“A monkey can do this job.” the Manager says as we chat between sits on a slow Shoot. “All you have to do is show up and follow the Manual.”
“I think there’s a little more to it than that.” I say, not that fond of being compared to a monkey.
“Not much more.” The Manager says with a smug smile. “It’s not exactly rocket science.”
That was a couple of years ago, back when the people who run Assembly Line Portrait companies were still making out like bandits by mass producing standard posed shots, portraits sold by the sheet, and working the law of averages to make one sale for every five people that just got The Freebie. And they could always blame that trained monkey for not making the other sales.
Now the world of Photography has shifted, the landscape has changed almost beyond recognition. Everyone has a cell phone with a camera and anyone who wants one can buy a Pro caliber camera for under a thousand dollars. It’s cheaper and easier than ever to start a Portrait Photography business. Most of these Studios are one person operations-not mass production lines-creating one of a kind images made by craftspeople. The only rule that matters is that someone is willing to pay for what you are doing.
The Old Model of hiring people without any skills and training them for three weeks is still pretty much the standard in Assembly Line Portraits. This worked fine when all you wanted was someone who could get everyone is the frame and looking in the same direction. The Subject is a little more educated these days, a little more savvy about what they want. They expect to have a choice of backgrounds, poses, and Photoshop style effects. Very few companies get by with selling images straight out of the camera any more-but some of the Big Assembly Line Companies are still pretty close.
One of the results of this brave new world is that The Photographer in Assembly Line Portrait companies no longer has control over the images that he creates. The Sales Station is where the image is cropped, edited, and presented to the Subject. The Passer decides if the image should be color, black and white, or sepia toned. They decide if the image should be showed to the Subject at all. They decide how to crop the image, what to leave in and what to leave out. They decide to put a black vignette on a High Key portrait or a white vignette on a Low Key portraits. The decide to center images that are meant to be off center. They crop out the body for subjects that don’t like their bodies. They do whatever they think will get them a sell-and if this means throwing all rules of composition out the window, they throw them out the window.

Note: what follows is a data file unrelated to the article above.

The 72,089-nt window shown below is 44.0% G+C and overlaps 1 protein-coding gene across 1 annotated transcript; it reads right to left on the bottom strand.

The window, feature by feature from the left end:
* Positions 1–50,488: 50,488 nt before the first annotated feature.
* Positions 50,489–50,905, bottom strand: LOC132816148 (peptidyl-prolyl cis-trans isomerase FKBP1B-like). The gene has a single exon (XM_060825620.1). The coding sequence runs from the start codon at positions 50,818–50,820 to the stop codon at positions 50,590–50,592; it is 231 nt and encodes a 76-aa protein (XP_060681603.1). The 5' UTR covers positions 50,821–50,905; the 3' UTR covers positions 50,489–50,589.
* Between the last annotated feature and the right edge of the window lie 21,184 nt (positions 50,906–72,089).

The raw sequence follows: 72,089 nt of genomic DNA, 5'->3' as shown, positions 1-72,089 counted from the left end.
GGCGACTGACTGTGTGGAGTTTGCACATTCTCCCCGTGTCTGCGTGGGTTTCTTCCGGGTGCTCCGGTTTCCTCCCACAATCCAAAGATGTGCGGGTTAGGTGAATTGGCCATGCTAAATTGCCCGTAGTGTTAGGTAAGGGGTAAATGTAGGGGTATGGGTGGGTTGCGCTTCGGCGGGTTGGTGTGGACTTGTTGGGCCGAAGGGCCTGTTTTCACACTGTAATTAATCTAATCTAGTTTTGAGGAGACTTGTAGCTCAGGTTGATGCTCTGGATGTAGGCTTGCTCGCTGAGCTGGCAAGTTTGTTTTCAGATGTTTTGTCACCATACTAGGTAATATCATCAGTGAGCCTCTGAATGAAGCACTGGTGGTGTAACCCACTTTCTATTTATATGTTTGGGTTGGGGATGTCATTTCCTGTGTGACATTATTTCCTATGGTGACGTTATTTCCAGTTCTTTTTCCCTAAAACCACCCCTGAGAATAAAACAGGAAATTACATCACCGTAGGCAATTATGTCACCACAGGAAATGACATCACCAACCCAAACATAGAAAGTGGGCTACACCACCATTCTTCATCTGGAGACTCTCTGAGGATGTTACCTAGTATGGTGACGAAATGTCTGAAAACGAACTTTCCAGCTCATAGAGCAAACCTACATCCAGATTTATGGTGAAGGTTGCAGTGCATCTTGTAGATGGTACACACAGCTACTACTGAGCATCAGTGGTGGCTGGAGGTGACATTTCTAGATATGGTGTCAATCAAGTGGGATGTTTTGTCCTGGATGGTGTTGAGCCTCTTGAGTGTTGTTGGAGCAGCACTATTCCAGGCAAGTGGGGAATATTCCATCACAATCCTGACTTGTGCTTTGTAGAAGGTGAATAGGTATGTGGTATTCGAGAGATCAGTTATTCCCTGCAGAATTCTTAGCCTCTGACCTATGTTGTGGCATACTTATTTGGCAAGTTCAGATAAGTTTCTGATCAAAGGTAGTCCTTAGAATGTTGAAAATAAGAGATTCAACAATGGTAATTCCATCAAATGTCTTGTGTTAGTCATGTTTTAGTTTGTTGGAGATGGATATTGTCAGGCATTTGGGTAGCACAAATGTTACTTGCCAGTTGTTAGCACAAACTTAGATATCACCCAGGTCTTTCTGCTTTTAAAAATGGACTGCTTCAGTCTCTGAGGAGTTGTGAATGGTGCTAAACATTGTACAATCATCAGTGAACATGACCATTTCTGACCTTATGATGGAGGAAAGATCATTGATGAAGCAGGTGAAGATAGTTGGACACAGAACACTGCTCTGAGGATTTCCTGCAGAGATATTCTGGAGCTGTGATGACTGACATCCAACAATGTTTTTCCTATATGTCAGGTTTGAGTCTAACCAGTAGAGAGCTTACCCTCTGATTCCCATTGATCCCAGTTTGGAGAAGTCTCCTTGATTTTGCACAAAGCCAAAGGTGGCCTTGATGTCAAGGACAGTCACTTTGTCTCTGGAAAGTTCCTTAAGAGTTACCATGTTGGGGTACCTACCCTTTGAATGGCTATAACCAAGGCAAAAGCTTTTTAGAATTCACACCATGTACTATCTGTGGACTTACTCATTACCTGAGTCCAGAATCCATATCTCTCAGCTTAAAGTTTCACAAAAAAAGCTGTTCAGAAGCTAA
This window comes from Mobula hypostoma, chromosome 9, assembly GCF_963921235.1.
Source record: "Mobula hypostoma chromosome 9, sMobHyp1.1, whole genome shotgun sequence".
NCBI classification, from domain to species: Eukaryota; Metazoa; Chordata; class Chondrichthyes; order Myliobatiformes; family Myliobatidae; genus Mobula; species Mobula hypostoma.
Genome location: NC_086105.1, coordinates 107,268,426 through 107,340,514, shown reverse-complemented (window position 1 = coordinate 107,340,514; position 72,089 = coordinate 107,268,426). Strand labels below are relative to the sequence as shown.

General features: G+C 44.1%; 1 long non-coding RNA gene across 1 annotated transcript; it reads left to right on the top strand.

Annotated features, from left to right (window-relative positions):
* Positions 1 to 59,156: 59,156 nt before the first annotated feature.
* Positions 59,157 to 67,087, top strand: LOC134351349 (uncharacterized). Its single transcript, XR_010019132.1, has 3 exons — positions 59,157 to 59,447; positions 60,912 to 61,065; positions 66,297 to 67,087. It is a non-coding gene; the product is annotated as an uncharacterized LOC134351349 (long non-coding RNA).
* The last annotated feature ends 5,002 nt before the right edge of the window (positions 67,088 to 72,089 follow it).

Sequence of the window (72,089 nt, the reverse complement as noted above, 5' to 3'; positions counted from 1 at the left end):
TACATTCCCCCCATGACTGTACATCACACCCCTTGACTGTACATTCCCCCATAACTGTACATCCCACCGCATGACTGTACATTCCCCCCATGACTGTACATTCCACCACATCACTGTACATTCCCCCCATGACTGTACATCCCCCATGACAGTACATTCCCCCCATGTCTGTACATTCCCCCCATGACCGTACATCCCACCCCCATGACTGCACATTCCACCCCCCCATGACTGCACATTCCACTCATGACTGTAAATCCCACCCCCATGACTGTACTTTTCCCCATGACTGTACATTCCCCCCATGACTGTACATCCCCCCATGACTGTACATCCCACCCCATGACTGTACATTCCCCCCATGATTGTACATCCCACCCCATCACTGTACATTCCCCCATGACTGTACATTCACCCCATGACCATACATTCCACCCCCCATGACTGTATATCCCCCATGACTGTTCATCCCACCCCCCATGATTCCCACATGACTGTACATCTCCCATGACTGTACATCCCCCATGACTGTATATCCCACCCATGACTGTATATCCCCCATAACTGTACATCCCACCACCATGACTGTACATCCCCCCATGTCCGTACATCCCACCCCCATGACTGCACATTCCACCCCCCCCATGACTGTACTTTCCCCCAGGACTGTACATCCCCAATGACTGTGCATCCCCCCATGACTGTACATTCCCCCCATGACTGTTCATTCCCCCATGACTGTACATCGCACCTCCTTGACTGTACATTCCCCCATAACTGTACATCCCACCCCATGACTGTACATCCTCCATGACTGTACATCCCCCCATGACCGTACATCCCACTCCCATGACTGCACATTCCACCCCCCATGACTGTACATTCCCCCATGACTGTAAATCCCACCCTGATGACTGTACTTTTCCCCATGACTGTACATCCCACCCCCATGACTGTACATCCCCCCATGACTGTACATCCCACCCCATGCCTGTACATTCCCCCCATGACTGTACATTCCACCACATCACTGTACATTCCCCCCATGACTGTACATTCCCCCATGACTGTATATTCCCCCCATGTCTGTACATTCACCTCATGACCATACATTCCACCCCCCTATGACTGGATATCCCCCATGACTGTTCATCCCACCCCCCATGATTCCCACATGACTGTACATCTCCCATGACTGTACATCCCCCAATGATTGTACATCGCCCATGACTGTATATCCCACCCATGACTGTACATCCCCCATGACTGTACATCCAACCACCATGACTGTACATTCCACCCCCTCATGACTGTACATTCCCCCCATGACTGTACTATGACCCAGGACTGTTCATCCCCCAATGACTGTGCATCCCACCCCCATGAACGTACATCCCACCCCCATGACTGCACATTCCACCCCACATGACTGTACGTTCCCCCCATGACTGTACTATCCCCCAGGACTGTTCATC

Our goal, as always, is to sell Portraits. And yet, I would prefer than my images not my be mangled by someone with three weeks of training and a poor eye for what makes a good portrait. Even the Old Timers can crop images and add vignettes that make the images look even more Assembly Line Portrait than usual. The long time Passers also have years of training to break free from, and years of hard wired habits that are difficult to change. Whatever works is fine, but not everything works.
In a Brave New World people were breed to preform specific tasks, and nothing else. Most assembly lines work on the same general idea, you follow the manual and everything will be fine. That is not really the case any more. After years of having every photographer take the same portraits, someone at The Home Office discovered that sales were down and people where buying their portraits somewhere else. So The Company is doing what it has always done, it’s trying to copy the work of successful portrait photographers and undercut their prices.
The interesting bit is that The Company thinks that a new background and the directive to take more creative portraits is all that is needed to bring back the Glory Days. In those halcyon days of yore there wasn’t a Wal-Mart, Kmart, Target, and Mall Portrait studio in virtually every small town in America the way there is today. When a traveling Assembly Line Portrait studio rolled into town and took portraits in a motel or a church or a shopping center, they were the only portrait game in town and they ranked in the dough. Many Assembly Line Portrait companies think that they just need to tweak their basic business model and they will once again be rolling in money.
Not to say that The Company is not rolling in money already, but that they want to be rolling in more money. New Companies are doing fine, because they don’t have a long history to compare their current numbers with. They hire people that think 18K a year is OK money and as a result, pretty much everything that low paid photographer sells is profit. Working for someone else always means they are taking the lion’s share of the money, but the best places make sure the Photographers and Passers make a good percentage as well.
It’s still possible for anyone to walk in off the street and spend a couple of weeks learning the basics-but it’s becoming less and less likely that they are going to be making the big bucks doing just the basics.